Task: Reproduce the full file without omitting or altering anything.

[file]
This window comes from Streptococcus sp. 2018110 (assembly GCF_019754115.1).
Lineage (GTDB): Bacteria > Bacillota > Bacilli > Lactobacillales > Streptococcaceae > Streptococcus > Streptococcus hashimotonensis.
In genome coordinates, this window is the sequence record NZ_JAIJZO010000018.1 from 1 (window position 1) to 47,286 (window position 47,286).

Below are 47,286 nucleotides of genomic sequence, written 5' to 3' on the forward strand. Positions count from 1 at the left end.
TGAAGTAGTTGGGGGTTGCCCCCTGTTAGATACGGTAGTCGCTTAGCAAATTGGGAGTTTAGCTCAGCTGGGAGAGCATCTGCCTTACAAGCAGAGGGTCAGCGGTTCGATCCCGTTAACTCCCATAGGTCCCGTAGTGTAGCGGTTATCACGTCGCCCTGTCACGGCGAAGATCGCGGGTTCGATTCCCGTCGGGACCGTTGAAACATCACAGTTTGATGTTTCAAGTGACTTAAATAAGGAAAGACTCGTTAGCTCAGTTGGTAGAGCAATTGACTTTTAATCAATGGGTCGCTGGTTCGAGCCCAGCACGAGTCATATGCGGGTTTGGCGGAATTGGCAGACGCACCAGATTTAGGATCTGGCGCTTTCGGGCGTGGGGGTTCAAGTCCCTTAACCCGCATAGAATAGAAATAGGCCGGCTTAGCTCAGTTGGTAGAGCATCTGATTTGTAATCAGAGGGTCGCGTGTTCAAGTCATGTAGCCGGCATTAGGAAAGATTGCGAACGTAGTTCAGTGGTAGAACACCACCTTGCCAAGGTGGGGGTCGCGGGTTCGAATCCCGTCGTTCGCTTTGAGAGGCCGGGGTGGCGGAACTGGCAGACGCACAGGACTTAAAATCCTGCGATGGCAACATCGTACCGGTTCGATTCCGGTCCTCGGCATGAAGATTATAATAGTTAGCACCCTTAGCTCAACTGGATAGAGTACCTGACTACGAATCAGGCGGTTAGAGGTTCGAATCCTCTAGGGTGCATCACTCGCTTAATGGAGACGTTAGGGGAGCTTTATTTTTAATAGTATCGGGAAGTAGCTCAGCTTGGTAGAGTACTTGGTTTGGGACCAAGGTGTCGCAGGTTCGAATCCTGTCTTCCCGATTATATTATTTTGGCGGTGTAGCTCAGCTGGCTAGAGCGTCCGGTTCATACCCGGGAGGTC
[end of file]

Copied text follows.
This window comes from Streptococcus sp. 2018110 (assembly GCF_019754115.1).
Lineage (GTDB): Bacteria > Bacillota > Bacilli > Lactobacillales > Streptococcaceae > Streptococcus > Streptococcus hashimotonensis.
In genome coordinates, this window is the sequence record NZ_JAIJZO010000018.1 from 1 (window position 1) to 47,286 (window position 47,286).

Below are 47,286 nucleotides of genomic sequence, written 5' to 3' on the forward strand. Positions count from 1 at the left end.
TGAAGTAGTTGGGGGTTGCCCCCTGTTAGATACGGTAGTCGCTTAGCAAATTGGGAGTTTAGCTCAGCTGGGAGAGCATCTGCCTTACAAGCAGAGGGTCAGCGGTTCGATCCCGTTAACTCCCATAGGTCCCGTAGTGTAGCGGTTATCACGTCGCCCTGTCACGGCGAAGATCGCGGGTTCGATTCCCGTCGGGACCGTTGAAACATCACAGTTTGATGTTTCAAGTGACTTAAATAAGGAAAGACTCGTTAGCTCAGTTGGTAGAGCAATTGACTTTTAATCAATGGGTCGCTGGTTCGAGCCCAGCACGAGTCATATGCGGGTTTGGCGGAATTGGCAGACGCACCAGATTTAGGATCTGGCGCTTTCGGGCGTGGGGGTTCAAGTCCCTTAACCCGCATAGAATAGAAATAGGCCGGCTTAGCTCAGTTGGTAGAGCATCTGATTTGTAATCAGAGGGTCGCGTGTTCAAGTCATGTAGCCGGCATTAGGAAAGATTGCGAACGTAGTTCAGTGGTAGAACACCACCTTGCCAAGGTGGGGGTCGCGGGTTCGAATCCCGTCGTTCGCTTTGAGAGGCCGGGGTGGCGGAACTGGCAGACGCACAGGACTTAAAATCCTGCGATGGCAACATCGTACCGGTTCGATTCCGGTCCTCGGCATGAAGATTATAATAGTTAGCACCCTTAGCTCAACTGGATAGAGTACCTGACTACGAATCAGGCGGTTAGAGGTTCGAATCCTCTAGGGTGCATCACTCGCTTAATGGAGACGTTAGGGGAGCTTTATTTTTAATAGTATCGGGAAGTAGCTCAGCTTGGTAGAGTACTTGGTTTGGGACCAAGGTGTCGCAGGTTCGAATCCTGTCTTCCCGATTATATTATTTTGGCGGTGTAGCTCAGCTGGCTAGAGCGTCCGGTTCATACCCGGGAGGTC